Regular Sugary Beverages Worsen Long-Term Visceral Adiposity

Deborah Brauser

January 15, 2016

FRAMINGHAM, MA — More research is suggesting that sugary drinks are more sour than sweet when it comes to adverse health outcomes. New findings from the Framingham Heart Study showed that regular consumption of sugar-sweetened beverages (SSB) changed both quality and quantity of visceral adipose tissue in middle-aged adults[1].

In the analysis of 1003 participants in Framingham's third-generation cohort, those who had the highest intake of SSB, drinking at least one serving daily, had a significantly greater increase in volume of adipose tissue than those who did not drink these beverages at all (P<0.001). They also had a greater decrease in visceral adipose tissue attenuation at computed tomography (CT) imaging (P=0.007). There were no significant differences in abdominal adipose tissue changes between those who did and did not drink diet sodas.

"The present study supports current dietary recommendations that limiting SSB consumption may be helpful to prevent cardiometabolic diseases," write Dr Jiantao Ma (National Heart, Lung, and Blood Institute, Framingham, MA) and colleagues.

The findings were published online January 11, 2015 in Circulation, along with an accompanying editorial[2] by Dr Rachel Johnson (University of Vermont, Burlington).

Johnson told heartwire from Medscape that this is one of the first large cohort studies to link SSB consumption "to harmful changes in what is essentially belly fat. And we know that high amounts of adipose tissue in the abdominal area increase the risk of cardiovascular disease and type 2 diabetes."

The current findings, along with other recent research on the harms of sugary drinks, have led to a "tipping point," said Johnson. "To my view it is settled science that these drinks are associated with numerous adverse health consequences. So it's time to go forward with a number of policy initiatives to move the needle in terms of reducing consumption."

Third-Generation Cohort

All participants underwent abdominal CT scanning at baseline and at follow-up about 6 years later; adipose tissue "quality" was assessed by changes in attenuation Hounsfield units (HU).

Also at baseline, the participants filled out the 126-item Harvard food frequency questionnaire, which asked about sugar-sweetened beverages and diet soda. The four consumption subgroups consisted of those who drank:

  • Zero to less than one serving per month (nonconsumers).

  • One serving/month to less than one serving/week (occasional).

  • One serving/week to less than one serving/day (frequent).

  • One or more servings/day (daily).

Sugar-sweetened beverages included nondiet sodas, other carbonated beverages, fruit punches or drinks, and lemonade. These beverages, along with diet sodas, were consumed daily by 1% of the participants. Nonconsumers of either type of drink made up 14% of the study population.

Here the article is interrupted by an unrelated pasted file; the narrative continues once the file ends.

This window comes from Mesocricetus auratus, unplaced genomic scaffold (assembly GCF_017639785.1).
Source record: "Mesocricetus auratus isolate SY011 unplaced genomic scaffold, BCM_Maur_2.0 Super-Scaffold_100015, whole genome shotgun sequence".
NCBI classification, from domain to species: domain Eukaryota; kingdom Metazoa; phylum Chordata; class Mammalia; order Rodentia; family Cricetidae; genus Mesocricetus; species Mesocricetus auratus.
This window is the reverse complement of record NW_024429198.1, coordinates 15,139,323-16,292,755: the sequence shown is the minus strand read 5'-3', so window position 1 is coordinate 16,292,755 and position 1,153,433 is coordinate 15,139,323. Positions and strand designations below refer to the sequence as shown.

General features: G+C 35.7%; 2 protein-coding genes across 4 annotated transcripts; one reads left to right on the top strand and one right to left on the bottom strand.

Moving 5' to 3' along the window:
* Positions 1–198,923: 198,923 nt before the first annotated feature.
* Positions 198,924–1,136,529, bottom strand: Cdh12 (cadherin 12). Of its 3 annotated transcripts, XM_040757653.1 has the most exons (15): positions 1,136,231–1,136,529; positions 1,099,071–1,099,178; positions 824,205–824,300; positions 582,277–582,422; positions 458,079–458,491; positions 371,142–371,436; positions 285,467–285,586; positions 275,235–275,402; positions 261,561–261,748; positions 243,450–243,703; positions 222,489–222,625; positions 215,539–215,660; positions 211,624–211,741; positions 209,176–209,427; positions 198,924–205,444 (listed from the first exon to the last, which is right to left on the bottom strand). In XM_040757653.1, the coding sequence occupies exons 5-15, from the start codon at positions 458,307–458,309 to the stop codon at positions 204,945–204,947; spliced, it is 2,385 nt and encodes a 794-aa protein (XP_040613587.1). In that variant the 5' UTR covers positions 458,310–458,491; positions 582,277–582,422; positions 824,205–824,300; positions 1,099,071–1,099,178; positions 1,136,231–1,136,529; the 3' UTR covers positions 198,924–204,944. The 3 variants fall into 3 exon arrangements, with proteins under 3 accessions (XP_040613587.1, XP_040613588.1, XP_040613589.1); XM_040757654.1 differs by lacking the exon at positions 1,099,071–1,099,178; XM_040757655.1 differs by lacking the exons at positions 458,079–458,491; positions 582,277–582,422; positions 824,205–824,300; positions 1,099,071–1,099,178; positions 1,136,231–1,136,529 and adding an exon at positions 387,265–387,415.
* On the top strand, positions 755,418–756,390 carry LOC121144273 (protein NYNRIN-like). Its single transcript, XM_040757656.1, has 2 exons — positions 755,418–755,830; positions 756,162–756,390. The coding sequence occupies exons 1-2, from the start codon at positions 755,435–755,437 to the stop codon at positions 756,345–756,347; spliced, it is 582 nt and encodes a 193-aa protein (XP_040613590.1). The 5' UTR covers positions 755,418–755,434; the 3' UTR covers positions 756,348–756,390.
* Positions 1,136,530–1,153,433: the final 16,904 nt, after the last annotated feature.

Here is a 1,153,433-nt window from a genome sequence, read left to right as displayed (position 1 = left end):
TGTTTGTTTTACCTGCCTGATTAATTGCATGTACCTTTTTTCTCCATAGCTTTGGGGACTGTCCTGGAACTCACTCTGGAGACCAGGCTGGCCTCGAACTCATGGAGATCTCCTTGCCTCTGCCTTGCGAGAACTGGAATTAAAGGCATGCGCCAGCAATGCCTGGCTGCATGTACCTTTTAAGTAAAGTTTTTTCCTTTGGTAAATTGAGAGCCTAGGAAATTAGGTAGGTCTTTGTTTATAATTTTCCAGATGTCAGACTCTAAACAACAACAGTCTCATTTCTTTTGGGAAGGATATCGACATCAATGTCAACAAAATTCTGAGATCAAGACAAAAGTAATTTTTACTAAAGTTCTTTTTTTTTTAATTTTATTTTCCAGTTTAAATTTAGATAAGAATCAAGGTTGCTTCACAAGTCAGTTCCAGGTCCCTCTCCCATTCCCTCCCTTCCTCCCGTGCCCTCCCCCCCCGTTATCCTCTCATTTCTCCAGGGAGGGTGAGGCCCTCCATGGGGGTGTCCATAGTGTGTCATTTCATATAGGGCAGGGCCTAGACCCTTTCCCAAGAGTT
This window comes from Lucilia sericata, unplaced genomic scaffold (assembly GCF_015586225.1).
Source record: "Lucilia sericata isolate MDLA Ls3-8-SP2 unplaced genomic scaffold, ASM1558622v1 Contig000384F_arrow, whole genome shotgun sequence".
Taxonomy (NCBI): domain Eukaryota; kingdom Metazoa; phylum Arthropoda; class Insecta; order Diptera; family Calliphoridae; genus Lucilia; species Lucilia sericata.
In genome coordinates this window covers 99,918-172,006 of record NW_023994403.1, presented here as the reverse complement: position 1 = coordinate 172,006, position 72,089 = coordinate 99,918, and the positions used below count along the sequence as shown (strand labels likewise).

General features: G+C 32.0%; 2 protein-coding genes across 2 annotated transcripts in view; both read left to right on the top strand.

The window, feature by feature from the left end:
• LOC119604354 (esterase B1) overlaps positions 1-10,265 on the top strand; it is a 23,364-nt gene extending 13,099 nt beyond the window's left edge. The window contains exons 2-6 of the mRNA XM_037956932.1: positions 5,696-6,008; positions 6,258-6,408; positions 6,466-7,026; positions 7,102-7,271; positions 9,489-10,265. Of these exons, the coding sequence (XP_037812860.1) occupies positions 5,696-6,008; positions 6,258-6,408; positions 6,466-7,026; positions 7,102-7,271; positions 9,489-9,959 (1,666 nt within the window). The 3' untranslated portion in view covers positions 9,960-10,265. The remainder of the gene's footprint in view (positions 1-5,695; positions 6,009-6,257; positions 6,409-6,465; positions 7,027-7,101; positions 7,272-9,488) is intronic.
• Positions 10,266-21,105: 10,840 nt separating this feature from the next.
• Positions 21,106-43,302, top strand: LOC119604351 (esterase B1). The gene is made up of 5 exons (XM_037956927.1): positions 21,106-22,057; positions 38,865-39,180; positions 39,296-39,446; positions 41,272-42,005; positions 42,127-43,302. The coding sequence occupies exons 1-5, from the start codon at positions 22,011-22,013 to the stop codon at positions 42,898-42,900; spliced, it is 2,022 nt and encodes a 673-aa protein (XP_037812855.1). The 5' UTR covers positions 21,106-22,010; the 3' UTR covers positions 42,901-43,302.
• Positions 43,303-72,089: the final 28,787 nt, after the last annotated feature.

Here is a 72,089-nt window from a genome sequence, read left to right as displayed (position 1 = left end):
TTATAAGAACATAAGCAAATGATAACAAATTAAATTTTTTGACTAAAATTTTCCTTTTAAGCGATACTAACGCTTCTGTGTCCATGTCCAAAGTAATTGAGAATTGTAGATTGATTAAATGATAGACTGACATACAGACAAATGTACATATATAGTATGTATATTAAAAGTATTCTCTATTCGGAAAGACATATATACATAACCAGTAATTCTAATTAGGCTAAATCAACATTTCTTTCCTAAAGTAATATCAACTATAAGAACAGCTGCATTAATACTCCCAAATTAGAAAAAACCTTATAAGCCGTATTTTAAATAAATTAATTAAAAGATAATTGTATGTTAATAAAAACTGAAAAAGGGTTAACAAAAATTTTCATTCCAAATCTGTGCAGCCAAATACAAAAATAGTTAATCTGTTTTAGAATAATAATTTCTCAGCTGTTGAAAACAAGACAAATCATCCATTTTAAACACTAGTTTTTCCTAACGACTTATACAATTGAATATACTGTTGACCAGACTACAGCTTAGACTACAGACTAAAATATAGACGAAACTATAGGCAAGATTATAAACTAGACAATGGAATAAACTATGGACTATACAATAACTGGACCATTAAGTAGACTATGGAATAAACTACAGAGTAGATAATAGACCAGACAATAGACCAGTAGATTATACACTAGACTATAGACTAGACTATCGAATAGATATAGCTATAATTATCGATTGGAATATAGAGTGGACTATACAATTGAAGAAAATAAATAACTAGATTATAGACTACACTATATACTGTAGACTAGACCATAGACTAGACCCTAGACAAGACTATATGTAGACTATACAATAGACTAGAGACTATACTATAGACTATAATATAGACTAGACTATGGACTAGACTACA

When examining SSB intake only, 13% were daily consumers, 35% were frequent consumers, 20% were occasional consumers, and 32% were nonconsumers. "SSB consumers were more likely to be men, younger subjects, [and] current smokers [and] engaged in slightly more physical activity and less likely to have diabetes," write the investigators.

The diet-soda intake percentages were 15%, 22%, 13%, and 50%, respectively. Consumers of this type of beverage "were less likely to be engaged in physical activity, had higher BMI, and had higher prevalence of diabetes."

New Research "Vitally Important"

Adjusted visceral adipose tissue volume changed from baseline to follow-up by 852 cm3 in daily consumers of SSB vs 658 cm3 in nonconsumers ( P<0.001).

Between these two groups, adjusted visceral adipose tissue attenuation/quality change was also significantly different (-0.8 HU vs 0.4 HU, respectively; P =0.007). However, "the association became nonsignificant after additional adjustment for visceral adipose tissue volume change," report the researchers.

There were no significant associations between SSB intake and change in body weight or in subcutaneous adipose tissue volume or attenuation. The adjusted association was significant, however, between SSB consumption and change in the ratio of visceral to subcutaneous tissue volume (P for trend=0.004).

"Taken together, these findings suggest that habitual SSB intake was associated with a long-term adverse change in visceral adiposity . . . independent of weight gain," write the investigators.

Johnson noted in her editorial that "it is vitally important" now for new research to determine what approaches may be most effective in reducing SSB consumption, including increasing public-education campaigns—but also possibly enacting taxes on the products, replacing their sugar with low-calorie sweeteners, or even restricting access.

"It's not going to be a single intervention that's going to lead to lower sugary-drink consumption," Johnson said to heartwire . "It's going to take a lot of tools to reduce consumption across the country."

The study was funded by the National Heart, Lung, and Blood Institute. Ma and the coauthors, as well as Johnson, report no relevant financial relationships.


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